Last edited by azaethral on Tue Apr 29, 2014 2:43 pm UTC, edited 1 time in total.

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Re: 1357: "Free Speech"

Postby avocadoowl » Tue Apr 29, 2014 2:42 pm UTC

azaethral wrote:
avocadoowl wrote:
azaethral wrote:
gmalivuk wrote:For one thing, we're not denying employers the right to fire anyone for any reason (though some classes are protected and more probably should be).


If I'm reading that correctly, and the anyone in question is LGBT employees, then you may want to check your notes.


I bolded the relevant portion for you.


I realize that, but it doesn't change my point.

azaethral wrote:Correction, the effects of homophobia are bad. However, fear and suspicion of the unfamiliar in and of itself is natural and universal. If you could somehow entirely do away with the sentiment of unease at things which are unfamiliar, you'd be doing away with the ability to learn to appreciate the same things, tolerance would be meaningless, and you'd be able to justify supporting terrorists simply for being terrorists. Hardcore phobias are nothing more than extreme forms of the same sort of unease.


So because bigotry is universal, it's okay? What are you trying to say? Just because something happens doesn't mean we have to accept it. Doesn't mean the biggest applause should go to people who reformed their bigotries. Congratulations, they get a gold star for not being hateful anymore? Do I get two because I never was a homophobe?


No, you misunderstand my point. I'm saying that the underlying causes that lead to bigotry are universal, not that bigotry itself is universal. The cure to bigotry is separating the bigotry from its more innate roots. Not doing so it will inevitably lead to subjective condemnations of people who are completely normal. But to clarify, I agree with you, there's every reason to reject bigotry for what it is.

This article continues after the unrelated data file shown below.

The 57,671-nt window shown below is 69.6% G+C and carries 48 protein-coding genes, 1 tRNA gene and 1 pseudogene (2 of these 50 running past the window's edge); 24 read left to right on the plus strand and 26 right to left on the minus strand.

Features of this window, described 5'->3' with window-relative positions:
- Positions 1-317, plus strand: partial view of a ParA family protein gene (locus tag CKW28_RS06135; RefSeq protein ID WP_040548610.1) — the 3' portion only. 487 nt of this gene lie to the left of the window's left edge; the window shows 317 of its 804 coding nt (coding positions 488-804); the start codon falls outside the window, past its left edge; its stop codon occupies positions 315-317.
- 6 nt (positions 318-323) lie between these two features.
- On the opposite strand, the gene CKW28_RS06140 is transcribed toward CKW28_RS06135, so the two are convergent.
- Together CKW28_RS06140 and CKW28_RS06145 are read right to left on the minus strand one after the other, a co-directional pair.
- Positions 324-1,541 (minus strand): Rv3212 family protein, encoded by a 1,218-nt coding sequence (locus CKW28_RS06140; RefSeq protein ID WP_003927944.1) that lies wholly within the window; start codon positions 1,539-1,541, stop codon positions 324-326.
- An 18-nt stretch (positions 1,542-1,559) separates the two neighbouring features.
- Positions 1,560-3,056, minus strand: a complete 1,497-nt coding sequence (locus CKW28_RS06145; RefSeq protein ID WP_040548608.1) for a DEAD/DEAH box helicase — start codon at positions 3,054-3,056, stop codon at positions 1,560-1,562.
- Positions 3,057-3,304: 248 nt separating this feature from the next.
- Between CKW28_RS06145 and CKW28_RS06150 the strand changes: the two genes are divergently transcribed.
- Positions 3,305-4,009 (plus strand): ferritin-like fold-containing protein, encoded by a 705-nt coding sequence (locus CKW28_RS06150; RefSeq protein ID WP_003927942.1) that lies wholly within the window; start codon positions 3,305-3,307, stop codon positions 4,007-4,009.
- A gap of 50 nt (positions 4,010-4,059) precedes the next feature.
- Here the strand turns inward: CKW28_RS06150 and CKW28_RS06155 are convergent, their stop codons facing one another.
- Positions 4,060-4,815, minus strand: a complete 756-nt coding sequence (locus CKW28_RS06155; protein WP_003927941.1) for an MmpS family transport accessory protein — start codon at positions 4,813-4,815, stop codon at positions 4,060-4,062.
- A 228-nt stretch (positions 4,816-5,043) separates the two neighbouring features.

But the intent behind bigotry, the reasons why some is bigoted are truly irrelevant. It is not the oppressed individuals' responsibility to to determine whether someone is sincerely hateful, ignorant, confused, whatever. It is their right to yell at their oppressors no matter the reason for the oppression. Especially in the world we live in today, where the answers against bigotry, against ignorance, are so widely available. Fear is not an excuse, and nor is the normalcy of fear.

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Re: 1357: "Free Speech"

Postby azaethral » Tue Apr 29, 2014 2:52 pm UTC

avocadoowl wrote:But the intent behind bigotry, the reasons why some is bigoted are truly irrelevant. It is not the oppressed individuals' responsibility to to determine whether someone is sincerely hateful, ignorant, confused, whatever. It is their right to yell at their oppressors no matter the reason for the oppression. Especially in the world we live in today, where the answers against bigotry, against ignorance, are so widely available. Fear is not an excuse, and nor is the normalcy of fear.


Right, but that's when the devil is in the details. If you're complaining about bigotry, you're either complaining about how you're being treated (in which case you're not passing judgement about the person you think is being a bigot), or you have a sense of what it means not to be bigoted (in which case you have to put fair and sincere thought into what it means to be bigoted and up to what point it is normal). Transference discrimination is considered just as bad as any other form of bigotry.

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Re: 1357: "Free Speech"

Postby PinkShinyRose » Tue Apr 29, 2014 2:55 pm UTC

jsharpminor wrote:that you will lose your livelihood on a political whim.

I thought that is what the golden parachutes are for, at least officially. He probably gets plenty of money to sustain himself until his next job, CEO positions aren't necessarily meant to last.
Weeks wrote:If you fire Brendan Eich you are literally opening the doors for fascism. Fascists. McCarthyists.

I call the bluff.